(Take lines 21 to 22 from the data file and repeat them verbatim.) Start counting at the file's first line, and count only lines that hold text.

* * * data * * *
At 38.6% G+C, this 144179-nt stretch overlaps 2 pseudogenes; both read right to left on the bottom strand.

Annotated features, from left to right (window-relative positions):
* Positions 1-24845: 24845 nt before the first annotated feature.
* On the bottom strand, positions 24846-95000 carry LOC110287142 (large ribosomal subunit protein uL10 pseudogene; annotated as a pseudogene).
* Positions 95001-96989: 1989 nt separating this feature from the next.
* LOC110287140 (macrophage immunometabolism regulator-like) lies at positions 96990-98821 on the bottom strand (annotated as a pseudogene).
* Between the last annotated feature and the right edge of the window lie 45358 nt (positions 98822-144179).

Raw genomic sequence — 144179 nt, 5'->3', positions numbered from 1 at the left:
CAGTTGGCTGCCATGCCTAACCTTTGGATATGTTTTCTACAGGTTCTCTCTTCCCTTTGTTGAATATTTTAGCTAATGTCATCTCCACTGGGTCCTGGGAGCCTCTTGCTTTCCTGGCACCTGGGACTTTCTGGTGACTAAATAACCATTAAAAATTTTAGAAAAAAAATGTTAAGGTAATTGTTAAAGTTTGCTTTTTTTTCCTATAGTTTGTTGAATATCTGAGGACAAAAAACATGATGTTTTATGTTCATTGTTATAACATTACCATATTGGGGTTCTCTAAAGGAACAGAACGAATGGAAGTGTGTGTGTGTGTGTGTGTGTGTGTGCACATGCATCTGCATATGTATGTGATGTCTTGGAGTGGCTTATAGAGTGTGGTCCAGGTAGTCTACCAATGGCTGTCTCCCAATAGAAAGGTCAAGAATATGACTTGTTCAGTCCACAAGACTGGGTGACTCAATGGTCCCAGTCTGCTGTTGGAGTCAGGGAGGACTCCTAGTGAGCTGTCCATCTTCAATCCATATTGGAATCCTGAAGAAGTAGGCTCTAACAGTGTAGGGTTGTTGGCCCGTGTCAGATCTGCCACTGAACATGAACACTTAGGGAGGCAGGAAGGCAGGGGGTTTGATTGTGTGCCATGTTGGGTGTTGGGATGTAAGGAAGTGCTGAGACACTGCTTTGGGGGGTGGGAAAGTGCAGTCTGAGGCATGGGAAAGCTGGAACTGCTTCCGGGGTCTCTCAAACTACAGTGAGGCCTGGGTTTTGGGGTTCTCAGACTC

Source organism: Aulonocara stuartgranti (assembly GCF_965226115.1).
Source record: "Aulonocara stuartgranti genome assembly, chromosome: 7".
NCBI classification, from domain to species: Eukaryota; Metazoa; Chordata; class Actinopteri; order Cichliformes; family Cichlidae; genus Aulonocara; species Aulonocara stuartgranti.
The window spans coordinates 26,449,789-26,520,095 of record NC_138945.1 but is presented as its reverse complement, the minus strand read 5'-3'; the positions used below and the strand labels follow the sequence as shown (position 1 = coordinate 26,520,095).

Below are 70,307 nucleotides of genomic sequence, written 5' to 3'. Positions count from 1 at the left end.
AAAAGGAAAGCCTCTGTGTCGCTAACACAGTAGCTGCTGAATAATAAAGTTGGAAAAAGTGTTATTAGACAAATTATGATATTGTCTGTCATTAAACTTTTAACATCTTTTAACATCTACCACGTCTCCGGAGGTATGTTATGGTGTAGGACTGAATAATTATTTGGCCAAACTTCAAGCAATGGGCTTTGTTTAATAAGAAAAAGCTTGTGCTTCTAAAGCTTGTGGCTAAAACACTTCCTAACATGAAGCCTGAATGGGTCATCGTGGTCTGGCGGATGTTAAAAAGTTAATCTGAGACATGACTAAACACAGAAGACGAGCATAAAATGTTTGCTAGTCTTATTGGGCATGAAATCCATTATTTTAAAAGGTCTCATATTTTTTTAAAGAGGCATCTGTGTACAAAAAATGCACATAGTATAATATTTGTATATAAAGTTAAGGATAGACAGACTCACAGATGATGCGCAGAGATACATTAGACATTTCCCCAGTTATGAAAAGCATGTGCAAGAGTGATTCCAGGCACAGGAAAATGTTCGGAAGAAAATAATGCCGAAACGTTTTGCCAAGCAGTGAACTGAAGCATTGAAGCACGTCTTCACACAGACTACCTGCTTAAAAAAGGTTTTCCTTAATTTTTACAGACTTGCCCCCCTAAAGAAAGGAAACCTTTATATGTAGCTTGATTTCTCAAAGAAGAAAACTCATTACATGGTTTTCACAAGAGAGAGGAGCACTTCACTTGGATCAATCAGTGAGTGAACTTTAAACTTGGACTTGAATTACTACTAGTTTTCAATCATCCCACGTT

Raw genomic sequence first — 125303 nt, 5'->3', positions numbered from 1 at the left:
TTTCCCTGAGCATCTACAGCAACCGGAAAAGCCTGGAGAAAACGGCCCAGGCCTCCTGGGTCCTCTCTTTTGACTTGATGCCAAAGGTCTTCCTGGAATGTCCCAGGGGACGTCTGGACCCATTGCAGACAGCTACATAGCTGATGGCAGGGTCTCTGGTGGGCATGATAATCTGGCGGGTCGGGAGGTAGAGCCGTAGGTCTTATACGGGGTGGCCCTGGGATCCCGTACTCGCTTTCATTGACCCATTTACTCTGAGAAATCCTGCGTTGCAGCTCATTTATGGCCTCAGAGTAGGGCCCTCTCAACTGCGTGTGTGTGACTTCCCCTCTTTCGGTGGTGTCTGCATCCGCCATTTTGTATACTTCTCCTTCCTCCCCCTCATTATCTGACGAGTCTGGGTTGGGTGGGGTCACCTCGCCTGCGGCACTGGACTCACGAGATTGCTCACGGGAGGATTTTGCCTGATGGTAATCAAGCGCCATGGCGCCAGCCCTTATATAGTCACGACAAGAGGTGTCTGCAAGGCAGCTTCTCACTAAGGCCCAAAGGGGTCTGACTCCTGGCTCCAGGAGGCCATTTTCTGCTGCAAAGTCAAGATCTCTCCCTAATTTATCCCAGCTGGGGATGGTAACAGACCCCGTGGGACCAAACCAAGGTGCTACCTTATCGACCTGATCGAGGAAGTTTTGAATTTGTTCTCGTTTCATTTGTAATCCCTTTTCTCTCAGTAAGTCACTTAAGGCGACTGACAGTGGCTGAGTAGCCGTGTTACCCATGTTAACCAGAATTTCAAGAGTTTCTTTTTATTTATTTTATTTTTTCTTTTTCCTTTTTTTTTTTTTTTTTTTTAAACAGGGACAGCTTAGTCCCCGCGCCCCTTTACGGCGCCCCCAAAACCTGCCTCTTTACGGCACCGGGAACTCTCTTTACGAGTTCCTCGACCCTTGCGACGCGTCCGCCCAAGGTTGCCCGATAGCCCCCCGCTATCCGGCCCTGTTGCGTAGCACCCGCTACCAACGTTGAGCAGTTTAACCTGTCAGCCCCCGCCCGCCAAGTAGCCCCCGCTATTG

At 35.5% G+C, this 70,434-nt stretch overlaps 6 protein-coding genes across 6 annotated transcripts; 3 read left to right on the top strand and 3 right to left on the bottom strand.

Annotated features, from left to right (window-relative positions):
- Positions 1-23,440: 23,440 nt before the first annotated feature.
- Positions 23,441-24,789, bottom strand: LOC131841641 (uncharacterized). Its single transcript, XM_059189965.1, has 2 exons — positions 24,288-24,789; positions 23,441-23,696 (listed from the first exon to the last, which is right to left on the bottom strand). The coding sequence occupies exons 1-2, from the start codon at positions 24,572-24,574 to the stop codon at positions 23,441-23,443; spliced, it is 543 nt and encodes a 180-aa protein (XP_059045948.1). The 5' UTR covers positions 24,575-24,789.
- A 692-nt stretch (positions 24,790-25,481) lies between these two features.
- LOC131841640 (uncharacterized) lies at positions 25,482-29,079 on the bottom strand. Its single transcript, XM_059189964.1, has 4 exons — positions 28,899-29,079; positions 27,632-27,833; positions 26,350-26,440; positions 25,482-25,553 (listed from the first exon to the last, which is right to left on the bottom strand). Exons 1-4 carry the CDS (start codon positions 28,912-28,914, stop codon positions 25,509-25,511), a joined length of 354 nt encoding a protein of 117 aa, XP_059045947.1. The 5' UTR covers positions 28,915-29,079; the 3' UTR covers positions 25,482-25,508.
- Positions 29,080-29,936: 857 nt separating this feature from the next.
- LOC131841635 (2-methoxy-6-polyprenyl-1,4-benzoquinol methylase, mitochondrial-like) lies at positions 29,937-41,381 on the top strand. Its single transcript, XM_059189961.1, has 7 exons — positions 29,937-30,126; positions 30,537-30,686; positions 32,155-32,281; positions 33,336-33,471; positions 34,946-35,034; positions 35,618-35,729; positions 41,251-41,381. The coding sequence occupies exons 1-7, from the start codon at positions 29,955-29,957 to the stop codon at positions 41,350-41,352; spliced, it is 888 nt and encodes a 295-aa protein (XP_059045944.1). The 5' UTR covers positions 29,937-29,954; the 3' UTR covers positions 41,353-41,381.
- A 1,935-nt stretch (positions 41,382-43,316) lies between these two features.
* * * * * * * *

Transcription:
- Positions 23,441-24,789, bottom strand: LOC131841641 (uncharacterized). Its single transcript, XM_059189965.1, has 2 exons — positions 24,288-24,789; positions 23,441-23,696 (listed from the first exon to the last, which is right to left on the bottom strand). The coding sequence occupies exons 1-2, from the start codon at positions 24,572-24,574 to the stop codon at positions 23,441-23,443; spliced, it is 543 nt and encodes a 180-aa protein (XP_059045948.1). The 5' UTR covers positions 24,575-24,789.
- A 692-nt stretch (positions 24,790-25,481) lies between these two features.